The Internet Investigating Yotta 

Yotta, being the largest of the bunch of startups burned by Synapse's bankruptcy, was covered by a prominent career online and not-so online scam investigator on YouTube, Coffeezilla. Initially, it was shown how many influential finance YouTubers have been promoting Yotta that's turned its savings app into a casino, and how many people talking about their funds frozen on Yotta there are — people interviewed by the sleuth. 

Some sums mentioned as locked were $60,000, $98,000, $94,000, and others - just from several people. Coffeezilla himself explains that what started as a "no-lose'' savings-to-lottery app has since become a full you-can-lose gambling platform. To Coffeezilla, Yotta CEO said that the transition was into sweepstakes, not a casino. 

Coffeezilla also mentioned and showed videos that despite Yotta having frozen customer funds, new podcast issues are still promoting the platform. Jason Mikula, author of Fintech Business Weekly and a prominent figure in the industry, joined Coffeezilla for the interview, explaining to viewers how Synapse, an "adapter" sitting between traditional finance and fintech, is key to the frozen funds and other issues. 

Why Funds Are Locked & Payments Stopped

Synapse revoked on May 11 Evolve bank's access to its dashboard/ledger, Evolve functionally froze all of these fintech apps' access and stopped processing payments. Mikula also noted that customers are led to believe by such fintechs that their funds will be FDIC-insured, when in reality, depositors and users are protected only when the given bank fails - and here, a bank hasn't failed, as of yet. The middleware (Synapse), not the bank (Evolve), has failed.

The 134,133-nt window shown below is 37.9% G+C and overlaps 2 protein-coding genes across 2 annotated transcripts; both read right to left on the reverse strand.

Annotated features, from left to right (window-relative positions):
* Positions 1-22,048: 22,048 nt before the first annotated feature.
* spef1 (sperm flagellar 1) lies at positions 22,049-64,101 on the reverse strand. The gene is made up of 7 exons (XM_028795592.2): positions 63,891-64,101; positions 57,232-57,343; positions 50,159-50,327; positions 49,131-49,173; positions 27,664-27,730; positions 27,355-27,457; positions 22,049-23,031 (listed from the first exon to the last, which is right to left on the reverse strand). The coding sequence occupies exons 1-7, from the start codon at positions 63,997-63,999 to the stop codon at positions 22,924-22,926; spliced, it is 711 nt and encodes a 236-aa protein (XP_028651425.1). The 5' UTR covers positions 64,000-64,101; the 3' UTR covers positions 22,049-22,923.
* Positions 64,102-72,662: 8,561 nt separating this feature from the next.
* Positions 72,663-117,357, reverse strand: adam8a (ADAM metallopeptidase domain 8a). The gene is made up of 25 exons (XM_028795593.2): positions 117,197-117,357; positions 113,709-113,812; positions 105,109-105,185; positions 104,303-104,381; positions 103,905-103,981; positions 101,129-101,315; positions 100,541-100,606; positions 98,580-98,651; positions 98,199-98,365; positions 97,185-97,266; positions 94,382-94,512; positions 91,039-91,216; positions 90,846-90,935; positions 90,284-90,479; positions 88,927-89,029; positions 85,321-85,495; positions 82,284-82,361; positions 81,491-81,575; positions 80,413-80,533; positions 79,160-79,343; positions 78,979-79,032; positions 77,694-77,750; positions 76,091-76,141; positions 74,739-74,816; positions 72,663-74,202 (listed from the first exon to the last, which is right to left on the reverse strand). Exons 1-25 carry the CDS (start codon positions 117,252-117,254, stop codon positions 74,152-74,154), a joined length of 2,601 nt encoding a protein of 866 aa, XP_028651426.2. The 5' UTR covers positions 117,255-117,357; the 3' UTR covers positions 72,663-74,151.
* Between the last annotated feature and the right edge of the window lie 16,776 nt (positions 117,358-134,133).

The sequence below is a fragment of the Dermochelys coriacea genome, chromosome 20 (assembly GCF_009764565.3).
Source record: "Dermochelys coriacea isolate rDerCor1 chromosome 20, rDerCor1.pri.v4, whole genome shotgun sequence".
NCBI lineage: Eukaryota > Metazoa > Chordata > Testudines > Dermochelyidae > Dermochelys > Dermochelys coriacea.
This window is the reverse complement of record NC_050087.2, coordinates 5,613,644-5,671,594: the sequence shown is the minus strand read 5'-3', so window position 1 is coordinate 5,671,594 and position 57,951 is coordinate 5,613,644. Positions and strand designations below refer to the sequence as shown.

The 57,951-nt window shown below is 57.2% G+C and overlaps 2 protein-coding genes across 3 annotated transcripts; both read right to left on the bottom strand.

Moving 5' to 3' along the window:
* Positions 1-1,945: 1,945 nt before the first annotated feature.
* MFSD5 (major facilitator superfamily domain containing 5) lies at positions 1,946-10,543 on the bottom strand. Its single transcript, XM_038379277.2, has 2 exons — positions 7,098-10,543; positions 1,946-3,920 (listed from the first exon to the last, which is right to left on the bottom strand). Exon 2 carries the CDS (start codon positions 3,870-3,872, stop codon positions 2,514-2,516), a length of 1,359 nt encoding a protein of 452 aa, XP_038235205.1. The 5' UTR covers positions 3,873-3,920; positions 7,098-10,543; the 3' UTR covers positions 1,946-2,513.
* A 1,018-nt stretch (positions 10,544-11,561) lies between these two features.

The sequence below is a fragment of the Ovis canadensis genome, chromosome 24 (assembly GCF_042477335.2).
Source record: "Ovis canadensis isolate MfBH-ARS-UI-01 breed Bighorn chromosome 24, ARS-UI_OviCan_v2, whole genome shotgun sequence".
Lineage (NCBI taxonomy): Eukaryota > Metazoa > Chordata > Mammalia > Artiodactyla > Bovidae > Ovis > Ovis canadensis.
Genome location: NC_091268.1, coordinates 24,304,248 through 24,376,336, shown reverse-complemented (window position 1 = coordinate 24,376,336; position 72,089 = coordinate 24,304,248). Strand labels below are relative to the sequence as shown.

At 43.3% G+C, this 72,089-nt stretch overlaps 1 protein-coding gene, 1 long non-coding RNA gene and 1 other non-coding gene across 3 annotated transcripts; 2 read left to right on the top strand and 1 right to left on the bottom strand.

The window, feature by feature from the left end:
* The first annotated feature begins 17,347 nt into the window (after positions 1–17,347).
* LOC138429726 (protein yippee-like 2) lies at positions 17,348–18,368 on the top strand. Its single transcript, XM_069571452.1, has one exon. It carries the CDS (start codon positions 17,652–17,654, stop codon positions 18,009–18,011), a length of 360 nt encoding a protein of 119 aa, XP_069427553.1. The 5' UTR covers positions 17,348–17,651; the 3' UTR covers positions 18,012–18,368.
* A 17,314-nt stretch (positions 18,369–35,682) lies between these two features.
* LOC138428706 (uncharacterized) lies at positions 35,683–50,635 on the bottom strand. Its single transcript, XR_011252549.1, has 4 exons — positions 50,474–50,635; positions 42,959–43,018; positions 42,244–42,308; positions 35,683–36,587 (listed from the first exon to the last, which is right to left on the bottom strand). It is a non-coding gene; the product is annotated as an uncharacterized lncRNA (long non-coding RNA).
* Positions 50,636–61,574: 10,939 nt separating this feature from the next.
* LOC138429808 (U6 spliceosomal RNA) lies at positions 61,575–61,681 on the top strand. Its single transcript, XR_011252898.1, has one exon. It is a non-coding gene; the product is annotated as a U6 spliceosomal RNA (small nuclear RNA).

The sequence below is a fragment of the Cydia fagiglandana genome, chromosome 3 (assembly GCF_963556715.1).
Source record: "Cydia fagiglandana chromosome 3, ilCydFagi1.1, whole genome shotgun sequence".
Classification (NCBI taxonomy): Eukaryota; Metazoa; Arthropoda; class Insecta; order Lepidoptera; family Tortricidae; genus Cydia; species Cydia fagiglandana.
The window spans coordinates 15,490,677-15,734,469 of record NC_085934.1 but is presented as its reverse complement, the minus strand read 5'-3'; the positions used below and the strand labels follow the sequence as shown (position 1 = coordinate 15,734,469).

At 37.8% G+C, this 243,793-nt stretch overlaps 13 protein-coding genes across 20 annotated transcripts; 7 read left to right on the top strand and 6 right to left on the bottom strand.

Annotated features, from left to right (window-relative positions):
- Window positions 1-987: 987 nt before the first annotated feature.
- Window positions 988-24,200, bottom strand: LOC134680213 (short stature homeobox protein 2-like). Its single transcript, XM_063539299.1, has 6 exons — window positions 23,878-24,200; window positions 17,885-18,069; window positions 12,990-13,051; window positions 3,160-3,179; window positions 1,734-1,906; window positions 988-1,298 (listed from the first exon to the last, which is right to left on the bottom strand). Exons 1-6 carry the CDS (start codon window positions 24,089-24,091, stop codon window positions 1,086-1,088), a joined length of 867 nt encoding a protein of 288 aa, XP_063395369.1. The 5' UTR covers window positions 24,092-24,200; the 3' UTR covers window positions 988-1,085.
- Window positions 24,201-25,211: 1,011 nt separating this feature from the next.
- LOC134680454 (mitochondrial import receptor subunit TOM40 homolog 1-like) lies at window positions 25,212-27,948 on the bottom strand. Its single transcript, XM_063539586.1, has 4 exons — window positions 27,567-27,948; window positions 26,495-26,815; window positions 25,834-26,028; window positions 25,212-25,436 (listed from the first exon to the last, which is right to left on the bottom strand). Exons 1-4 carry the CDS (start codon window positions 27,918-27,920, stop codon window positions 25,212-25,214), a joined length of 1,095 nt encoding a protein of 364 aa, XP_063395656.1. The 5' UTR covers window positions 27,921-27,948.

The Information reported that such discrepancies on Synapse's side were known long before the downfall and bankruptcy - around 2 years. 

Conclusions & Commentary From Experts

Jason Mikula said to outlets that as many as 100 fintechs and 10 million of their customers could be impacted by Synapse's fall alone. Then, Mikula explained to TechCrunch the level of interdependence between fintech startups, especially those with BaaS models, and said that estimating the number of fintechs affected might not be enough because some of them are "running payroll for small business". 

Other experts like BaaS startup Synctera CEO Peter Hazlehurst said to TechCrunch that maybe all BaaS companies shouldn't be lumped together. That's most likely how domino effects are made possible. 

Hazlehurst said that what we're seeing in fintech now is also due to the early Silicon Valley founders' wishes to disrupt banking without fully understanding the banking system. He reiterated that when he left Uber and founded Synctera, the earliest players in BaaS were trying to follow the trend of "neo/challenger" banks without having sufficient knowledge. 

Other commentators on the Synapse collapse stressed that the FDIC should bring some "clear language" for neobanks and third-party banking services regarding insurance and the related processes.